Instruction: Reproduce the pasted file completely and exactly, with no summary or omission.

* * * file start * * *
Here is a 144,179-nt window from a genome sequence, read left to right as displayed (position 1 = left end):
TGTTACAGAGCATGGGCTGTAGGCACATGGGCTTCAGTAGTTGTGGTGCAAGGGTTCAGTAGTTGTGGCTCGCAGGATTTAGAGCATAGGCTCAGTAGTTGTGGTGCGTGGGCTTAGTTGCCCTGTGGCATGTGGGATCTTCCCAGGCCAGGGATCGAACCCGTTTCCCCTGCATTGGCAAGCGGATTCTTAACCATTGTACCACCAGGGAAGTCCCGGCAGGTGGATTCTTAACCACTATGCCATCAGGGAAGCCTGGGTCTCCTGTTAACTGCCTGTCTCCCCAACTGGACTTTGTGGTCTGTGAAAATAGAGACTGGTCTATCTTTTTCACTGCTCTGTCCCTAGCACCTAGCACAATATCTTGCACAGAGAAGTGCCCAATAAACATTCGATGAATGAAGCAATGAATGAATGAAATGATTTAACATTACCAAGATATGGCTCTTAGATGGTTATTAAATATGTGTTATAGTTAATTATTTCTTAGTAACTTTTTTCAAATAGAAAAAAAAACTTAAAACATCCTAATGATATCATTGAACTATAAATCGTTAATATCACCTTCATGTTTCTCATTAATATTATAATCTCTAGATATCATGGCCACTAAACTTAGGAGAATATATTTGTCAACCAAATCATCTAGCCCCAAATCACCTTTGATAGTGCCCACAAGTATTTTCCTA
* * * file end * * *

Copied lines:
Here is a 144,179-nt window from a genome sequence, read left to right as displayed (position 1 = left end):
TGTTACAGAGCATGGGCTGTAGGCACATGGGCTTCAGTAGTTGTGGTGCAAGGGTTCAGTAGTTGTGGCTCGCAGGATTTAGAGCATAGGCTCAGTAGTTGTGGTGCGTGGGCTTAGTTGCCCTGTGGCATGTGGGATCTTCCCAGGCCAGGGATCGAACCCGTTTCCCCTGCATTGGCAAGCGGATTCTTAACCATTGTACCACCAGGGAAGTCCCGGCAGGTGGATTCTTAACCACTATGCCATCAGGGAAGCCTGGGTCTCCTGTTAACTGCCTGTCTCCCCAACTGGACTTTGTGGTCTGTGAAAATAGAGACTGGTCTATCTTTTTCACTGCTCTGTCCCTAGCACCTAGCACAATATCTTGCACAGAGAAGTGCCCAATAAACATTCGATGAATGAAGCAATGAATGAATGAAATGATTTAACATTACCAAGATATGGCTCTTAGATGGTTATTAAATATGTGTTATAGTTAATTATTTCTTAGTAACTTTTTTCAAATAGAAAAAAAAACTTAAAACATCCTAATGATATCATTGAACTATAAATCGTTAATATCACCTTCATGTTTCTCATTAATATTATAATCTCTAGATATCATGGCCACTAAACTTAGGAGAATATATTTGTCAACCAAATCATCTAGCCCCAAATCACCTTTGATAGTGCCCACAAGTATTTTCCTA